Usually, I write about the exercises at the barre or in the center. But the last part of the lesson is interesting too and generally very energetic.
This week we had a multitude of exercises on the diagonal, like the polonaise, waltz, chassé, pas de chat, pas de bourrée, glissade, and chainés. We even practiced a pas de cheval, can you imagine?
I like chainés. It’s a series of turns in the same direction on the diagonal. I start with my feet in the first position on demi-pointe. We start tapping our feet consecutively 4 times, left right left right, then making 1 revolution. The weight shifts from 1 foot to another with each half revolution, arms held in the first position. And tapping the feet 4 times again and so on. Some days I can perform the chainés without getting too dizzy, and then on other days, even one revolution is one too much. Essential is the way I turn my head. You can turn your head 180 degrees, from left to right. The trick is to choose a focal point and look at that point as long as possible. Then when your body is making a half revolution, quickly turn your head and look at the same point in the room.
We performed the glissade at the diagonal. A glissade is a slide with the legs, in which one leg opens to a pointe tendue, the other leg on demi plié, then the weight is transferred to the first leg, the other pointing to pointe tendue, the movement ends by the second leg sliding into the 5th position. We practiced the en avant type of the glissade, where the front leg opens to the front, the other leg on demi plié, weight transferring onto the front leg which does a demi plié, the back leg extending pointe tendue. The back leg closes in the 5th in the back.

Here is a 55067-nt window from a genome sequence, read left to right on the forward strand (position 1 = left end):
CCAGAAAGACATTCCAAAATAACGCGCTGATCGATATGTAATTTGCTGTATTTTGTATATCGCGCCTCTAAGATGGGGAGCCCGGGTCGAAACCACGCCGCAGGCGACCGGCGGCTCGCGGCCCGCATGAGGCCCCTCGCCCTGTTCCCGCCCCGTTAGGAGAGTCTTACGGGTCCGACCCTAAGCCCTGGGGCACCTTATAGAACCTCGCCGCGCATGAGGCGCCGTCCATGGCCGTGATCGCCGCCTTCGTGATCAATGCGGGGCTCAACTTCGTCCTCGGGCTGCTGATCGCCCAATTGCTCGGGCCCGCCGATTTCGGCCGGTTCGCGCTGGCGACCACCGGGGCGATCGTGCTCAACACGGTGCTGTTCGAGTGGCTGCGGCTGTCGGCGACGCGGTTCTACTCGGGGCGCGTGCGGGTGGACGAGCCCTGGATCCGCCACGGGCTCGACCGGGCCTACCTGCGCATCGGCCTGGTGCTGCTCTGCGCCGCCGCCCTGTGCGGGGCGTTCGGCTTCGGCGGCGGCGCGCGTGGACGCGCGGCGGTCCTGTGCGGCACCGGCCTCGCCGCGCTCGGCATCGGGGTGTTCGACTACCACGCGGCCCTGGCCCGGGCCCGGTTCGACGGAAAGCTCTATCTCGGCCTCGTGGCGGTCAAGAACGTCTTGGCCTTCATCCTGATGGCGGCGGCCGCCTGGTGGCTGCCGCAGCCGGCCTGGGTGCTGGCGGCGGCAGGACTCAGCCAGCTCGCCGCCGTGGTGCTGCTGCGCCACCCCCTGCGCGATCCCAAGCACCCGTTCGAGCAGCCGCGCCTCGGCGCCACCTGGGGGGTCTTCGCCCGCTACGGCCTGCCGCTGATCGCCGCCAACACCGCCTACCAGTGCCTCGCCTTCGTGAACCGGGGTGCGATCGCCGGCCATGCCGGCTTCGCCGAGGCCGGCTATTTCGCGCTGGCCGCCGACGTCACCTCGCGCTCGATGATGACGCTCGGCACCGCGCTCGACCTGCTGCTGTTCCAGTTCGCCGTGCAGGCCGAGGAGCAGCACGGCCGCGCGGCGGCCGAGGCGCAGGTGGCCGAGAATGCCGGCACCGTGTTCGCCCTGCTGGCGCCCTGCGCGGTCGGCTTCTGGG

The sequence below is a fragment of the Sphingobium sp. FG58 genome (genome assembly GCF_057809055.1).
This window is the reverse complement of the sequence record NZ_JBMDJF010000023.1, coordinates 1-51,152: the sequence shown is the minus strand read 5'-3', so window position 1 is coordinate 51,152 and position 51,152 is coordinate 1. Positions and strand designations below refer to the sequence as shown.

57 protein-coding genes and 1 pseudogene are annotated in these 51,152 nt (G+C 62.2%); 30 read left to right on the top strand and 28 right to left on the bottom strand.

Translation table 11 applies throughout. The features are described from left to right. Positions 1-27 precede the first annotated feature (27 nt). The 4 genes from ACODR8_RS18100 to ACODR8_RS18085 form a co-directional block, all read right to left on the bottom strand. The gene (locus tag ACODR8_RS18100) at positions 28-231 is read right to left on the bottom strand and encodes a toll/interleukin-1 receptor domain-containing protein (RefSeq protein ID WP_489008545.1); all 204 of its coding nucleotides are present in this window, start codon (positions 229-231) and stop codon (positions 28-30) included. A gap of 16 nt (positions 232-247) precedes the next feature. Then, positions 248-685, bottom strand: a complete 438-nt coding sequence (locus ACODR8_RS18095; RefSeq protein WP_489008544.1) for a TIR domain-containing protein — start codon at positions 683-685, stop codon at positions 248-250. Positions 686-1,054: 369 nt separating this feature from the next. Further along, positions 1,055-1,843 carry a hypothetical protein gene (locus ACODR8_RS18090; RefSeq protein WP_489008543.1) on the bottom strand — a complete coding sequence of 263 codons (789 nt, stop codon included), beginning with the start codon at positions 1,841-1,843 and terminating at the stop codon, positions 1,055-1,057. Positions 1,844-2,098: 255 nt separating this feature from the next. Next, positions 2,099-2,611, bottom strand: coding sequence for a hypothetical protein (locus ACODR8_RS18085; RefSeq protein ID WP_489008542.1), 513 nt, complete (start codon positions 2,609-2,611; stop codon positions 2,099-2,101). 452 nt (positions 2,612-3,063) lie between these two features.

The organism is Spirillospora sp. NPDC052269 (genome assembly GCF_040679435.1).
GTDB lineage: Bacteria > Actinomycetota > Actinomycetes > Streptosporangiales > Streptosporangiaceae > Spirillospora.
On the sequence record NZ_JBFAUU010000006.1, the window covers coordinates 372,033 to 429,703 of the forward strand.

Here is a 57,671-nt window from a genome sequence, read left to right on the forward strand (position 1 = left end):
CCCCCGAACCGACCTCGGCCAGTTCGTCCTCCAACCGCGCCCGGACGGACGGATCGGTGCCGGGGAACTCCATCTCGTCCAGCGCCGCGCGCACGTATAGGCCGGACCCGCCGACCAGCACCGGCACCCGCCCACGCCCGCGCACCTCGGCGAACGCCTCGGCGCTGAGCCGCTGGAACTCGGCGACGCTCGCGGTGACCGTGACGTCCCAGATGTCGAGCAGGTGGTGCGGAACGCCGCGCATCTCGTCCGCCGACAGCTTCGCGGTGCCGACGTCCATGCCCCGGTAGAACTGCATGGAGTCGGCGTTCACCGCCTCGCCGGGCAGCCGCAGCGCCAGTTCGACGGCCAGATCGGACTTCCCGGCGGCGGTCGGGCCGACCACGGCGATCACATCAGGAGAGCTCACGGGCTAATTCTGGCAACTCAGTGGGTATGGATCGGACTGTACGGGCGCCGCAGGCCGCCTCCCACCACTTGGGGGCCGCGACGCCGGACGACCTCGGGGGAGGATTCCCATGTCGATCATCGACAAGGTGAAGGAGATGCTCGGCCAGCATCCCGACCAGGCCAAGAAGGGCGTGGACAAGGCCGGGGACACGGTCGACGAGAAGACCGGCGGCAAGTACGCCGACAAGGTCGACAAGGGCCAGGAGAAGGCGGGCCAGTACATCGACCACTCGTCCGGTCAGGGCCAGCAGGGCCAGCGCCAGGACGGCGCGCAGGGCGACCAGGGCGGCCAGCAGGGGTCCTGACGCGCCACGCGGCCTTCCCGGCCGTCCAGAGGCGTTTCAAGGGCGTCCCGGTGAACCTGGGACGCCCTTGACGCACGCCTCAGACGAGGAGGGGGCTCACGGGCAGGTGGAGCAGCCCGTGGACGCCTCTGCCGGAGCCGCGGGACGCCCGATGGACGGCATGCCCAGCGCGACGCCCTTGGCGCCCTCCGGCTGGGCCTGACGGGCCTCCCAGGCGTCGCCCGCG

This was an exercise that I can grow fond of.
Another, the pas de bourrée, really causes me some trouble. That’s an exercise that I need to practice more often, I’m the master of disaster so to speak. I have to build it in my system, it’s not a reflex yet, I seem to miss an adequate neuro-muscular response to this one. The pas de bourrée has several variations and can be done in all possible directions; it is a step in three counts, during the lesson, we exercised the basic form with a change of the feet. If you start with the right foot in front, you will end with the left foot in front. When I read the technical information on this exercise, I kind of get lost. Was it the au dessus, or was it the au dessous version we practiced? I simply forgot about it.
I have discovered that in ballet, there are always two important considerations for the movements: the esthetic and the physical. They have to blend together, so to speak, to produce that lyrical effect while performing the movement. Think about the head position while you perform a glissade. The placement of your head helps to keep your body in equilibrium. In the meantime, you maintain expression on your face while you look in the direction of an audience. This transfers a message to your audience, hopefully lyrical. That also applies to the chainés.
Have a nice week!